Rena is recovering from a serious auto accident in a hospital. She has serious injuries, but she is also deeply depressed, grappling as she is with cataclysmic loss.
Across the hallway, a little boy named Manolis is lonely and bereft as his mother succumbs to a grave illness. He is left confused and lonely as his father confronts his grief. As Rena comes to terms with the aftermath of her tragedy, she finds a sense of kinship with Manolis, which helps them both process their enormous losses.
Written and directed by Laura Neri, this meditative, beautifully observed short drama is a study of both wrenching grief and beautiful connection, one that spans generations and situations but finds common ground in raw, almost unbearable emotion.
The emotional terrain of the film is anguished, but the creative approach is restrained and profoundly quiet, carving out a sense of time and place that feels both luminous and vast, almost as if the hospital setting is an in-between space between life and death.
The camera favors longer shots and is attentive to small details and moments that absorb Rena, as the editing delicately branches from the present moment to shards of memories of the accident. The filmmaking overall possesses grace and poeticism, but it also mirrors the stasis that Rena finds herself in.
The storytelling slowly parses out what happened to Rena in the accident and just why she seems immobilized, with little will to go on. Details accumulate slowly for both viewers and for Rena, who fits together these memories like a puzzle until she can fully look at what’s happened and what she has lost.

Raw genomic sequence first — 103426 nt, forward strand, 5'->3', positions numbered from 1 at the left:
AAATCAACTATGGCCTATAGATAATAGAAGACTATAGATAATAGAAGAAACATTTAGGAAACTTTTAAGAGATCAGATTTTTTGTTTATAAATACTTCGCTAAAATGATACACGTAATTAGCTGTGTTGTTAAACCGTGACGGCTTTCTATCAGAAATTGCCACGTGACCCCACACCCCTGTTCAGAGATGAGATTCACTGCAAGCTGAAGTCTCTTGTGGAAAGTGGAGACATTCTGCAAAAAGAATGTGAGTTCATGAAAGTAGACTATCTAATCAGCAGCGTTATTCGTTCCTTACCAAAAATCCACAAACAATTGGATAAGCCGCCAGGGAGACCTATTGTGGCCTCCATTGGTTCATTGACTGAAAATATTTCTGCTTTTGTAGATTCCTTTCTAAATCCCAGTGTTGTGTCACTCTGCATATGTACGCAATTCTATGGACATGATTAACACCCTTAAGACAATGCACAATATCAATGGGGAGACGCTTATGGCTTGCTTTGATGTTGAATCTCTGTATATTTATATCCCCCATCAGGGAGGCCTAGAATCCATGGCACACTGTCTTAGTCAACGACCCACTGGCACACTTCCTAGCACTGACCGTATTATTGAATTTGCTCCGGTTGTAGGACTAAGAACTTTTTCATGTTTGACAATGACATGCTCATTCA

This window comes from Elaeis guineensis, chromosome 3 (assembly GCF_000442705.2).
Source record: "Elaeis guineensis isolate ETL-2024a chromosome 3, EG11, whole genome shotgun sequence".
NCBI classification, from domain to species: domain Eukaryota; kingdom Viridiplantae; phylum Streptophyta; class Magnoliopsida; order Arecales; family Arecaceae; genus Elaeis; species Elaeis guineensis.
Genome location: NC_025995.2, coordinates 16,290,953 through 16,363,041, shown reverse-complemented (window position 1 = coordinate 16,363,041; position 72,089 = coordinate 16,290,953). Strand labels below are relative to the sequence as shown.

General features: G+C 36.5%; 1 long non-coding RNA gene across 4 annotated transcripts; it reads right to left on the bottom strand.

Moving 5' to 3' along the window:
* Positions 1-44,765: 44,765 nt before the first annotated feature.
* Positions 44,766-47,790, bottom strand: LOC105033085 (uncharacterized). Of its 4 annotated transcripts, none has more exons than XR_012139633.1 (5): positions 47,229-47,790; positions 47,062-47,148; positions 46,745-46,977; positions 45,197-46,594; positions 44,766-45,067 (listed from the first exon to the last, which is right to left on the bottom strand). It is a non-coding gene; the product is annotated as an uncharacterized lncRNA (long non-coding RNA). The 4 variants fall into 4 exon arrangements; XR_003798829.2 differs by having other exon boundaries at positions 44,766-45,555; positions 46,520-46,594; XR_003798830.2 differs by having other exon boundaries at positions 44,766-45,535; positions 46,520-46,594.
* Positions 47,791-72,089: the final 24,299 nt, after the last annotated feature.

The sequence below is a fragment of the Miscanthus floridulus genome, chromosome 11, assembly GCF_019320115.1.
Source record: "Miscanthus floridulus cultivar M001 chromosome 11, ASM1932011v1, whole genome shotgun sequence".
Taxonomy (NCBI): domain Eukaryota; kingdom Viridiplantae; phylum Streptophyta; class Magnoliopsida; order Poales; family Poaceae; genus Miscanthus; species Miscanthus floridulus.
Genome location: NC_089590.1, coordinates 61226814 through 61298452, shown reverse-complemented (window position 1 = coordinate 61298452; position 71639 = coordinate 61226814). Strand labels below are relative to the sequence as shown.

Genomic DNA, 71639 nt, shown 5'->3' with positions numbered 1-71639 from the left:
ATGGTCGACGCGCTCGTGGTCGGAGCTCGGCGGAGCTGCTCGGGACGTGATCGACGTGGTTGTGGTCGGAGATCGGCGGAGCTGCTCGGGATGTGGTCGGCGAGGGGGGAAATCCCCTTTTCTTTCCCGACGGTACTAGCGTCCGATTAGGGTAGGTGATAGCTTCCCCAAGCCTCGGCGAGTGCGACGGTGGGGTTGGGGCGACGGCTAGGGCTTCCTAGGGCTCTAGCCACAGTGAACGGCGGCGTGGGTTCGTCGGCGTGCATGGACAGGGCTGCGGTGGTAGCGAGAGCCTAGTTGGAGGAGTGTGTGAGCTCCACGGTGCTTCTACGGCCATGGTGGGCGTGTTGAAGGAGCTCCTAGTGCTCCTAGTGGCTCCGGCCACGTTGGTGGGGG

Actor Maria Kallimani embodies both the way depression and grief immobilizes and draw people into themselves. But as she observes Manolis, played by young actor Aggelos Karaminas in a natural, sensitive performance, she starts to come back to the world — and can reach out to Manolis just when he needs it the most.
“Fugue” is based on the director’s personal experience of a near-fatal accident with her mother. That inspiration has been parlayed into a moving narrative that culminates in a cathartic and moving climax that is all the more powerful for its quiet, restrained build-up. Loss and suffering eventually affect all humans sooner or later, but we experience it differently. “Fugue” asks us to look underneath these differences and empathize with the pain. Compassion won’t take away the grief, but it offers comfort in knowing we aren’t alone in our suffering.